Background: Macrophages have been regarded as "blackguards" in the generation of glomerular injury. However, it is still unclear what kind of cellular machinery is responsible for their pathogenic actions. To explore this issue, this investigation aims at developing a novel strategy using adoptive transfer of "loss-of-function" macrophages to the glomerulus. As a prototypal investigation, this study examines a role for nuclear factor-kappaB (NF-kappaB) in effector actions of macrophages within the glomerular microenvironment.
Methods: NF-kappaB-inactive macrophages, NIKMACNR, were created by transduction of NR8383 rat macrophages with retrovirus encoding a super-repressor mutant of IkappaBalpha, IkappaBalphaM. The effector functions of NIKMACNR cells on resident cells were evaluated by coculture, cross-feeding, and in vivo macrophage transfer.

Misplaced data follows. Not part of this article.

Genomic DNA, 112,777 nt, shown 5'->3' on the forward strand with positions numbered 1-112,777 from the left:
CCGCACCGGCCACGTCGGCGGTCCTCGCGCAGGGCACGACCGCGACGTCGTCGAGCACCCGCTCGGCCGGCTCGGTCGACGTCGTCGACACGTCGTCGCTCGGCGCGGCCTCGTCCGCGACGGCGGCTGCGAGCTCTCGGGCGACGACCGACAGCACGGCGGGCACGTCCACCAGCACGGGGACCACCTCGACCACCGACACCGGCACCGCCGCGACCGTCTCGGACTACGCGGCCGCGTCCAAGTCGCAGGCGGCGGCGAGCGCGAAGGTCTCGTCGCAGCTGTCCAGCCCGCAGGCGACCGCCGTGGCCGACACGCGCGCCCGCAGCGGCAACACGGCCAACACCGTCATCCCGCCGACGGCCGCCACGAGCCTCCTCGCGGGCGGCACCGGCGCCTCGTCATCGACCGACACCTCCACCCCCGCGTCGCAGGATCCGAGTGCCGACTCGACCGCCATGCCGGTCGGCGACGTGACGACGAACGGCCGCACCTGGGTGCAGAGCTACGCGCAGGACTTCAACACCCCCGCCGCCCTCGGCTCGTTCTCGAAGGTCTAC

Results: Rat mesangial cells cocultured with control macrophages showed abundant expression of activation markers, including monocyte chemoattractant protein-1, stromelysin, and gelatinase B. In contrast, coculture with NIKMACNR macrophages induced only modest gene expression. Similarly, culture medium conditioned by activated, control macrophages triggered mesangial cells and isolated glomeruli to express the activation markers, whereas the stimulatory effect was not observed in medium conditioned by NIKMACNR macrophages. To evaluate effector actions of NIKMACNR macrophages in the glomerulus, control macrophages and NIKMACNR cells were transferred into normal rat glomeruli via renal artery injection. After the transfer of control macrophages, substantial induction of the activation marker stromelysin was observed in resident glomerular cells. This induction was dramatically diminished in the glomeruli transferred with NIKMACNR macrophages.
Conclusions: Inactivation of NF-kappaB in macrophages effectively disrupted paracrine, stimulatory loops from macrophages to resident glomerular cells. A combination of "loss-of-function" strategies with the technique for adoptive cell transfer is thus useful to explore pathophysiologic roles for certain machinery of macrophages within the glomerulus.